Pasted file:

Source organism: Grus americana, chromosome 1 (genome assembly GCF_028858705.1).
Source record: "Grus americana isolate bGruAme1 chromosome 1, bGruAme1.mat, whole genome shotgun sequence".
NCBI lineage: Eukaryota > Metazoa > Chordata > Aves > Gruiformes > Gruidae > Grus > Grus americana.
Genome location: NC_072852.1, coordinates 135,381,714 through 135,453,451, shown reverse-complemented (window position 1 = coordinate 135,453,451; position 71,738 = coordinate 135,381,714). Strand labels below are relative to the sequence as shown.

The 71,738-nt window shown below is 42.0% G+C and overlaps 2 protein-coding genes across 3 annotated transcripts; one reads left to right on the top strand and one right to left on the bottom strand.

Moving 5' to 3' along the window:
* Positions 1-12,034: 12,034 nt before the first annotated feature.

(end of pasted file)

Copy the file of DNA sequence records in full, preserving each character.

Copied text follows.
Source organism: Grus americana, chromosome 1 (genome assembly GCF_028858705.1).
Source record: "Grus americana isolate bGruAme1 chromosome 1, bGruAme1.mat, whole genome shotgun sequence".
NCBI lineage: Eukaryota > Metazoa > Chordata > Aves > Gruiformes > Gruidae > Grus > Grus americana.
Genome location: NC_072852.1, coordinates 135,381,714 through 135,453,451, shown reverse-complemented (window position 1 = coordinate 135,453,451; position 71,738 = coordinate 135,381,714). Strand labels below are relative to the sequence as shown.

The 71,738-nt window shown below is 42.0% G+C and overlaps 2 protein-coding genes across 3 annotated transcripts; one reads left to right on the top strand and one right to left on the bottom strand.

Moving 5' to 3' along the window:
* Positions 1-12,034: 12,034 nt before the first annotated feature.